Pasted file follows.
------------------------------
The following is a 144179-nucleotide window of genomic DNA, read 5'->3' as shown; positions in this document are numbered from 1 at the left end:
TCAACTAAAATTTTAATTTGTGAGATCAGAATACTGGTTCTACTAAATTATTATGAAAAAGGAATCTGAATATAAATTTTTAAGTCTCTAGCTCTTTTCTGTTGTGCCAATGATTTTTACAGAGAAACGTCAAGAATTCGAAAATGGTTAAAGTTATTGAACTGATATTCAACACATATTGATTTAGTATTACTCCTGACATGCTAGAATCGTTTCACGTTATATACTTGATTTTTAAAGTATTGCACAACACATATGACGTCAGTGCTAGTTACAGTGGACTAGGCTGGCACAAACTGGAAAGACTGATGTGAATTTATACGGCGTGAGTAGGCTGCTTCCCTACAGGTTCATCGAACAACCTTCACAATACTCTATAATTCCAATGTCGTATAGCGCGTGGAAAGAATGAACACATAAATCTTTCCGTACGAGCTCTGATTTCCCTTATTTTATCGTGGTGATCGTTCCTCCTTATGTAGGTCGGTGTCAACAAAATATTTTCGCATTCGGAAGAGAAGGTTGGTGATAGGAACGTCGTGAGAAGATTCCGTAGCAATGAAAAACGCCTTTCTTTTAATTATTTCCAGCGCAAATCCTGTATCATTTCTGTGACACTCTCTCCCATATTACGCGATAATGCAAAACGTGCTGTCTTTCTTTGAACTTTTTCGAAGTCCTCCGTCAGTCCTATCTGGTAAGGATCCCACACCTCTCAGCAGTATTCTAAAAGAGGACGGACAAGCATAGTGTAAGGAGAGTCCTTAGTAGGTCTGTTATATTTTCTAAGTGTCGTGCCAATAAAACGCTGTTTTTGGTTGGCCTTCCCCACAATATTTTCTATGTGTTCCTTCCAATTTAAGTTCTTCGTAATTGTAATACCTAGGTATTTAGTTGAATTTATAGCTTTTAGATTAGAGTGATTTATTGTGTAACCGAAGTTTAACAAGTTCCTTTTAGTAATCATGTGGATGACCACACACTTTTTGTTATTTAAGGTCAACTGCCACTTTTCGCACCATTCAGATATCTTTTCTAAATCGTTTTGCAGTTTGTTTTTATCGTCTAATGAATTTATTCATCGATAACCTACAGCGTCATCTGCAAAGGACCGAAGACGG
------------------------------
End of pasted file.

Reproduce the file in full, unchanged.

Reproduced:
The following is a 144179-nucleotide window of genomic DNA, read 5'->3' as shown; positions in this document are numbered from 1 at the left end:
TCAACTAAAATTTTAATTTGTGAGATCAGAATACTGGTTCTACTAAATTATTATGAAAAAGGAATCTGAATATAAATTTTTAAGTCTCTAGCTCTTTTCTGTTGTGCCAATGATTTTTACAGAGAAACGTCAAGAATTCGAAAATGGTTAAAGTTATTGAACTGATATTCAACACATATTGATTTAGTATTACTCCTGACATGCTAGAATCGTTTCACGTTATATACTTGATTTTTAAAGTATTGCACAACACATATGACGTCAGTGCTAGTTACAGTGGACTAGGCTGGCACAAACTGGAAAGACTGATGTGAATTTATACGGCGTGAGTAGGCTGCTTCCCTACAGGTTCATCGAACAACCTTCACAATACTCTATAATTCCAATGTCGTATAGCGCGTGGAAAGAATGAACACATAAATCTTTCCGTACGAGCTCTGATTTCCCTTATTTTATCGTGGTGATCGTTCCTCCTTATGTAGGTCGGTGTCAACAAAATATTTTCGCATTCGGAAGAGAAGGTTGGTGATAGGAACGTCGTGAGAAGATTCCGTAGCAATGAAAAACGCCTTTCTTTTAATTATTTCCAGCGCAAATCCTGTATCATTTCTGTGACACTCTCTCCCATATTACGCGATAATGCAAAACGTGCTGTCTTTCTTTGAACTTTTTCGAAGTCCTCCGTCAGTCCTATCTGGTAAGGATCCCACACCTCTCAGCAGTATTCTAAAAGAGGACGGACAAGCATAGTGTAAGGAGAGTCCTTAGTAGGTCTGTTATATTTTCTAAGTGTCGTGCCAATAAAACGCTGTTTTTGGTTGGCCTTCCCCACAATATTTTCTATGTGTTCCTTCCAATTTAAGTTCTTCGTAATTGTAATACCTAGGTATTTAGTTGAATTTATAGCTTTTAGATTAGAGTGATTTATTGTGTAACCGAAGTTTAACAAGTTCCTTTTAGTAATCATGTGGATGACCACACACTTTTTGTTATTTAAGGTCAACTGCCACTTTTCGCACCATTCAGATATCTTTTCTAAATCGTTTTGCAGTTTGTTTTTATCGTCTAATGAATTTATTCATCGATAACCTACAGCGTCATCTGCAAAGGACCGAAGACGG